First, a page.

Should you provoke someone just because you can?
It’s an interesting question. One that—depending on the answer—leads one down a path of numerous outcomes.
If it is done to achieve social change—abolition for example—then hardly a rational soul can argue with it. But what about insulting someone’s faith? Does the relationship to God in the matter—change the mentality? What about a faith that practices hugely unjust, unfair, and uncivil consequences to those who disobey? What about the injustice that faith brings to humanity in the execution of those who leave it? Add to that complexity the matter of elements of a particular faith being the primary connection to the existence of terrorism and it’s global impact.
Don’t misunderstand; I would fight to the death to defend Pamela Geller’s right to hold her “draw Mohammed” contest. This is a civil right, given by God, and affirmed in the Constitution of the United States. The principle is clear! Free speech is guaranteed for the most provocative amongst us. It may be highly insensitive. It may be grossly uncomfortable. But the guarantee of the freedom of speech is one of the core components of our nation that make us distinctly American.
This principle was long fought for. Much American blood has been shed over the years expressly concerned with protecting American ideals. Free speech has actually been grossly under attack by the courts. To truly express one’s passions—especially as they relate to the American public—is a light that must never be put out.
But is the principle of expressing one’s self, no matter the cost, always indicative that it is the correct thing to do?
I would argue, “no!”
“Why,” you might ask. And it’s simple… it’s people.
The idea that people have the ability and the freedom to be civil to one another is a virtue that isn’t much in fashion these days. Those that study such things would even argue it is a significant reason for our downfall in areas ranging from business to foreign affairs.
If people never matter, then speech can be as brash and as unchecked as desired. If people do not matter than insults can and will fly without filter, without thought.
So I guess the question for each person when considering the balance of their right to free speech and also coupled to the idea that treating people with dignity matters is, “What do you want to accomplish?”
Our nation owes Pamela Geller a big “thank you,” for demonstrating to the world that jihadists are indeed waiting for Americans to offend them, and ready to kill in response. I also can’t help but wonder if our executive branch’s decision to embrace the jihadists over former strong allies makes us unnecessarily vulnerable. Geller has been preaching these dangers to the western world, now she has an assassin’s price on her head to help demonstrate the truth of what she means.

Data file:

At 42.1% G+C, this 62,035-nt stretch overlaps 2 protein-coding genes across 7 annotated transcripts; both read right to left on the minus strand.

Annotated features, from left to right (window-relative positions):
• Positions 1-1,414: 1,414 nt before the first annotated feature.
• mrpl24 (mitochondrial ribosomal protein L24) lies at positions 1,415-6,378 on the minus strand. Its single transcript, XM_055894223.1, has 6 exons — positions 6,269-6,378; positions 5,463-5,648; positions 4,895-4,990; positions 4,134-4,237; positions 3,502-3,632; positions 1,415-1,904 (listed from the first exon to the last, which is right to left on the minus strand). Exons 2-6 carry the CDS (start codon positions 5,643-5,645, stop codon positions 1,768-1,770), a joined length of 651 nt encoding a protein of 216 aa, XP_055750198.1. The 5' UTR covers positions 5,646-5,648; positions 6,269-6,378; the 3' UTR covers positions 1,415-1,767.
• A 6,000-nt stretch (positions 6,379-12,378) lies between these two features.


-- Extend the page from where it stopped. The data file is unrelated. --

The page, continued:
She will make a lot of enemies in the process, something she seems utterly fine with, and now she is learning of some of the additional costs exercising her right to the fullest means (extra private security, greater awareness of her circumstances, and a daily prayer that the protections in place don’t falter.)
Bill O’Reilly lauded her decision to run her contest as “dangerous to the relationships we have with ‘moderate’ Muslim powers—who are choosing to fight against ISIS.”
Megyn Kelly seemed to roll her eyes while answering Bill by saying that this freedom was meant to be as provocative as possible, to defy etc.
I myself have struggled—not with Pamela’s right to hold her event, and even to expect that the free and open society she lives in would be able to protect her. No my struggle wasn’t with her choosing her path, but rather the chastisement I’ve taken for mine.
I speak to the largest audience of evangelicals daily and weekly across talk radio (1267 affiliates Monday-Saturday.) This primarily Christian audience has been grievously offended by a film maker who attempted to insult Jesus Christ by depicting him as a loose man sexually in film. Yet someone else thought it would be artistic to take the iconic idea of Jesus Christ on the cross (where ironically he was shedding his own blood to rescue those who may even at times reject him) and submerge Him in urine.
No fatwas were issued.
No mercenaries assembled.
Christians instead prayed for those who had insulted them, and boycotted the film. I heard very few—if any—argue that the artists involved not be given the right to display their works or express themselves concerning them.
The mere publicly noting that Mohammed was a pedophile however—brings about threats on whoever observes it. Drawing his image is an act punishable by death. And those who believe this way are not impressed by American statutes, laws, or punishments.
Yet when I merely observed that Pamela’s passion and approach to wiping out Sharia, “wasn’t my style,” many of those same Christians harshly criticized me for “going soft” on radical Islam.
Some of radical Islam will be required to be stopped by force. Some of it may be overcome through relationship.
Both lend benefits to the ultimate solution. And neither side should judge the other.
I may have the right to both draw Mohammed in the presence of a muslim, and flip the bird to a road raging maniac on the highway.
Both are provocative actions designed to let my feelings be vented and my anger released.
Both may incur wrath that leads to my death.
Are either of them worth the consequence that accompanies them?
I will defend your right to do them regardless of the moral code they cross in my own life.
But I guess to get an answer you’ll need to ask someone who knows—because I simply find both counter productive.